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CATIE News - Concerns about calcium supplements

22 Sep 2011 - Calcium is an important mineral used for building bones and is needed by muscles, nerves and many other tissues to help them function properly. Generally, bones reach their largest and thickest size in early adulthood. After this, they slowly become thinner. In women, bone thinning accelerates around the age of menopause; sometimes as much as 2% of bone mass is lost each year for up to 14 years after the onset of menopause.

Adults require between 1,000 and 1,200 mg of calcium each day. If the body does not get enough calcium from food, a calcium deficit occurs and the body is forced to remove calcium from bones so that other tissues can use it. If this calcium deficit continues over a period of years, bones gradually become thinner (osteopenia), and in some cases they become severely thin (osteoporosis). Having osteoporosis makes bones fragile and prone to breaking when falls or accidents occur.

Not everyone can achieve the daily requirement of calcium, so supplementation with this mineral is sometimes necessary. Since vitamin D deficiency is common, supplemental vitamin D may also be necessary, as this enhances the absorption of calcium and phosphorus (another mineral), which is also necessary for bone health.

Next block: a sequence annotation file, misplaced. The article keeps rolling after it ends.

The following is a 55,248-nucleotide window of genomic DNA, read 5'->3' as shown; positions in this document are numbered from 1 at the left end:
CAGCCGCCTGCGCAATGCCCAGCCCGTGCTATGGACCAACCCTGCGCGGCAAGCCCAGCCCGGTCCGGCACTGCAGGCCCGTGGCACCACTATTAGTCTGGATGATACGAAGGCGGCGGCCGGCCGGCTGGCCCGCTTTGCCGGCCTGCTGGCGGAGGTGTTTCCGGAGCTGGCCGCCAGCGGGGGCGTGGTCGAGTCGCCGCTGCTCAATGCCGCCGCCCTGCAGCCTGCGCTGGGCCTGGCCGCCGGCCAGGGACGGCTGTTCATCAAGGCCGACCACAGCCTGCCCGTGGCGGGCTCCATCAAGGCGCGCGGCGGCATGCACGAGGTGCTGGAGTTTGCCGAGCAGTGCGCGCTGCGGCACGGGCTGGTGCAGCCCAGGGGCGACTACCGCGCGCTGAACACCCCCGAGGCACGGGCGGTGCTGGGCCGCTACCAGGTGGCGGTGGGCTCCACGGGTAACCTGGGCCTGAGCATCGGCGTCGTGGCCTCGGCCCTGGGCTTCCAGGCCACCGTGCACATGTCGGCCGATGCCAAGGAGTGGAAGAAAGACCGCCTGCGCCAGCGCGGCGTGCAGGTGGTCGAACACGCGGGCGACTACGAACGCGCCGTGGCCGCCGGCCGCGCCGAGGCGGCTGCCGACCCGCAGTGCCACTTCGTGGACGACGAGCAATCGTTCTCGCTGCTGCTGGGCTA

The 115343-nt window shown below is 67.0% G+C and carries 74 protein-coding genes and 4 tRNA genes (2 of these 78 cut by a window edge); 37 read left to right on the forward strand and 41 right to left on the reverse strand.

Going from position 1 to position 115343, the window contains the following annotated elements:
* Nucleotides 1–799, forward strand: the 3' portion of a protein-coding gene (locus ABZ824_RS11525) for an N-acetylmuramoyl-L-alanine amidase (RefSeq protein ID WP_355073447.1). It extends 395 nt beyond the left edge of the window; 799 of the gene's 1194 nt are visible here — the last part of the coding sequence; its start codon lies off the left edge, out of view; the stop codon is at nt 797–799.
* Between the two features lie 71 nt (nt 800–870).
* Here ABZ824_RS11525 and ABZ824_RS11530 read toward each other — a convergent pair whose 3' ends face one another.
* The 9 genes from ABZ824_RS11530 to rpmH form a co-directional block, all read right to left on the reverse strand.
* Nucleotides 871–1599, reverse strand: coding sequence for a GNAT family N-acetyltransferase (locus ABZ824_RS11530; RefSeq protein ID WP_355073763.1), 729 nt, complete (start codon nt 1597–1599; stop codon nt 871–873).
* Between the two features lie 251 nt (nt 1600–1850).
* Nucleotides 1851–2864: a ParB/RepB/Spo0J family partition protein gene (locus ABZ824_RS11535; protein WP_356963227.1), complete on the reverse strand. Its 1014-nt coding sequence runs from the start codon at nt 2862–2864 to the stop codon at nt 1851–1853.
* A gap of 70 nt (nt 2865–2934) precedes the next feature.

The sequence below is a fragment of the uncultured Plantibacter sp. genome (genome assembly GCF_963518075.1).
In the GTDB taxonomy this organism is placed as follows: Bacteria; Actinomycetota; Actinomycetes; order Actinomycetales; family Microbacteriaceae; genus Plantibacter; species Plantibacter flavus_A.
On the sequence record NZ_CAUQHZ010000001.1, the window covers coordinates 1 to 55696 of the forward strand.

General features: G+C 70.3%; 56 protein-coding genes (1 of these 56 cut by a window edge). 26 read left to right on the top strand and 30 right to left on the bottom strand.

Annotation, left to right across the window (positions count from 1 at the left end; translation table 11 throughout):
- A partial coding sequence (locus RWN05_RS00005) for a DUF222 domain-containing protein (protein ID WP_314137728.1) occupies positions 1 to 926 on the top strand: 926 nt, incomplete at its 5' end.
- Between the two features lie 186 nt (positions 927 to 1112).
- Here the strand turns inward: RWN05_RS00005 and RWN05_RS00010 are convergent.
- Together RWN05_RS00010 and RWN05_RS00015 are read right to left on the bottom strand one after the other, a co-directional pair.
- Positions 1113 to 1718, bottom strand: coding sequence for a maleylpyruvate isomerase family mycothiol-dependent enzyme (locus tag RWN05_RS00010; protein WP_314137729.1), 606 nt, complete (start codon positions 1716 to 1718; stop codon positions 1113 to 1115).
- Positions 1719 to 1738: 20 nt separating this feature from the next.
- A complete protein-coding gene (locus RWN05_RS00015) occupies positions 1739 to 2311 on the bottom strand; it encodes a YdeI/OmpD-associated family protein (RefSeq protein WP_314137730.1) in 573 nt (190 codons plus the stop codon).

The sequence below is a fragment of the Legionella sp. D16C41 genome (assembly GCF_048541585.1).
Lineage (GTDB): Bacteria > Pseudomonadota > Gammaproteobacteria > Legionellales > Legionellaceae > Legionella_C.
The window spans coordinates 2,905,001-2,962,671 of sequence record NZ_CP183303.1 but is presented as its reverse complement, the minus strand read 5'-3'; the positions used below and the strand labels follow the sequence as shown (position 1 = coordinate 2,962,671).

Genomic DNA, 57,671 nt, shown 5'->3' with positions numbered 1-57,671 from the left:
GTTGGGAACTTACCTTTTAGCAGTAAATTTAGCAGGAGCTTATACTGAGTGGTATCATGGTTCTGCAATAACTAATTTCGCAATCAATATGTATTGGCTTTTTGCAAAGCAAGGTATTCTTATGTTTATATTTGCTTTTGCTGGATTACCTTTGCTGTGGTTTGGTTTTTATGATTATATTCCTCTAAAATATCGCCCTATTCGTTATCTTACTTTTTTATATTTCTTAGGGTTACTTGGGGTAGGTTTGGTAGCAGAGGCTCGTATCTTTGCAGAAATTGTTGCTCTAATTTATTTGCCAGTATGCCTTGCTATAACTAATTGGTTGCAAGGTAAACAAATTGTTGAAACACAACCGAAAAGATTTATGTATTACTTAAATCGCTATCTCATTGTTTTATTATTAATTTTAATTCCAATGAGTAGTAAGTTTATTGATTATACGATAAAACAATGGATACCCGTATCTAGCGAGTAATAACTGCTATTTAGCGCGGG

In 2008 a team of researchers in New Zealand suggested that the use of calcium supplements might increase the risk of heart attacks in healthy older women (average age: 74 years). They made this claim based on the results of a randomized clinical trial that was primarily designed to assess the impact of calcium supplementation on bone mineral density and subsequent fractures in 1,471 women who had already undergone menopause.

Although the trial was designed to assess changes in bone mineral density and fractures, the New Zealand team later decided to re-assess the trial's data to see if calcium supplementation was associated with an increased risk for heart attacks. Doing such a reanalysis-taking data from a trial designed for one purpose and then using this data for another purpose-is fraught with risk because conclusions derived such an analysis can be skewed due to many factors. Therefore, interpretations reached from such re-analyses are very limited in their robustness and can never be definitive.

Nonetheless, the conclusions arrived at by the New Zealand team have caused some doctors, researchers, bone societies and agencies as well as members of the public to question the safety of calcium supplementation. Since the New Zealand team's conclusions are not definitive, heated debate and confusion has erupted over its findings.

Bone thinning appears to be a problem in some people who have HIV infection and in those who are exposed to certain anti-HIV drugs-so calcium supplementation may be necessary. Therefore, it is worth critically examining the methods used by the New Zealand team to help readers understand the perceived strength of its claims and what further courses of action are necessary.

Initial reanalysis

In 2008 the New Zealand team, led by professor Ian Reid, used data from a five-year randomized controlled trial of calcium supplementation (taken at a dose of 1 gram per day) designed to assess changes in bone density and fracture. The team reanalyzed the data, looking specifically for cardiovascular events and outcomes such as these: